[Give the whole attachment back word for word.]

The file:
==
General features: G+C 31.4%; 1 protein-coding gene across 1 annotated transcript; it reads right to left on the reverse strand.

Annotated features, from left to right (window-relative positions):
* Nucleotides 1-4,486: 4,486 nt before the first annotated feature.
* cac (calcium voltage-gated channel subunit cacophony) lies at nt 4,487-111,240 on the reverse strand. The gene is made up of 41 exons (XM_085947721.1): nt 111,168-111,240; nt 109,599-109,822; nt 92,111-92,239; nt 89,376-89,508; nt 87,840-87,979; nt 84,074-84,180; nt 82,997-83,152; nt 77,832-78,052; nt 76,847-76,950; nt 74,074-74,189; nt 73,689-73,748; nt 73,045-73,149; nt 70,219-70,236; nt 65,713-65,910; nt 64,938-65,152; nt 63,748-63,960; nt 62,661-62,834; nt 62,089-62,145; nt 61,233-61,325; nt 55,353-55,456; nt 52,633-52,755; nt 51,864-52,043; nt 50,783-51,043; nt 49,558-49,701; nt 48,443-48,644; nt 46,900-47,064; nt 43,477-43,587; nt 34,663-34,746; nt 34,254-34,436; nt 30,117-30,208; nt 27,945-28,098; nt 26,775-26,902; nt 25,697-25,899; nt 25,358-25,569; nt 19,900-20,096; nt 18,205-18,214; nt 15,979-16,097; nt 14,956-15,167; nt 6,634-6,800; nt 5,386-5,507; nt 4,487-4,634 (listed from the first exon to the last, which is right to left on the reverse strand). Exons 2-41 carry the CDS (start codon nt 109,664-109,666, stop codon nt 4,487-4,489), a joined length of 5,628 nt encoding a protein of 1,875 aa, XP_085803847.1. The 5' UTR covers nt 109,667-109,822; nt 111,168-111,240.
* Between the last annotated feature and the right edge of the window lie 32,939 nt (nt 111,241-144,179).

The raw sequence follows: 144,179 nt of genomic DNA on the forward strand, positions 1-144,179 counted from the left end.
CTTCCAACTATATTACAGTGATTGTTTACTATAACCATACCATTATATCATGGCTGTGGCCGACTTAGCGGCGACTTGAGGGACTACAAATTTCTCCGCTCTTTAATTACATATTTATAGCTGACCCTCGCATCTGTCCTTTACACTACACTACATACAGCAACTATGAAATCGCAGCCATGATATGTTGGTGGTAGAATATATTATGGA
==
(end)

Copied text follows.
General features: G+C 31.4%; 1 protein-coding gene across 1 annotated transcript; it reads right to left on the reverse strand.

Annotated features, from left to right (window-relative positions):
* Nucleotides 1-4,486: 4,486 nt before the first annotated feature.
* cac (calcium voltage-gated channel subunit cacophony) lies at nt 4,487-111,240 on the reverse strand. The gene is made up of 41 exons (XM_085947721.1): nt 111,168-111,240; nt 109,599-109,822; nt 92,111-92,239; nt 89,376-89,508; nt 87,840-87,979; nt 84,074-84,180; nt 82,997-83,152; nt 77,832-78,052; nt 76,847-76,950; nt 74,074-74,189; nt 73,689-73,748; nt 73,045-73,149; nt 70,219-70,236; nt 65,713-65,910; nt 64,938-65,152; nt 63,748-63,960; nt 62,661-62,834; nt 62,089-62,145; nt 61,233-61,325; nt 55,353-55,456; nt 52,633-52,755; nt 51,864-52,043; nt 50,783-51,043; nt 49,558-49,701; nt 48,443-48,644; nt 46,900-47,064; nt 43,477-43,587; nt 34,663-34,746; nt 34,254-34,436; nt 30,117-30,208; nt 27,945-28,098; nt 26,775-26,902; nt 25,697-25,899; nt 25,358-25,569; nt 19,900-20,096; nt 18,205-18,214; nt 15,979-16,097; nt 14,956-15,167; nt 6,634-6,800; nt 5,386-5,507; nt 4,487-4,634 (listed from the first exon to the last, which is right to left on the reverse strand). Exons 2-41 carry the CDS (start codon nt 109,664-109,666, stop codon nt 4,487-4,489), a joined length of 5,628 nt encoding a protein of 1,875 aa, XP_085803847.1. The 5' UTR covers nt 109,667-109,822; nt 111,168-111,240.
* Between the last annotated feature and the right edge of the window lie 32,939 nt (nt 111,241-144,179).

The raw sequence follows: 144,179 nt of genomic DNA on the forward strand, positions 1-144,179 counted from the left end.
CTTCCAACTATATTACAGTGATTGTTTACTATAACCATACCATTATATCATGGCTGTGGCCGACTTAGCGGCGACTTGAGGGACTACAAATTTCTCCGCTCTTTAATTACATATTTATAGCTGACCCTCGCATCTGTCCTTTACACTACACTACATACAGCAACTATGAAATCGCAGCCATGATATGTTGGTGGTAGAATATATTATGGA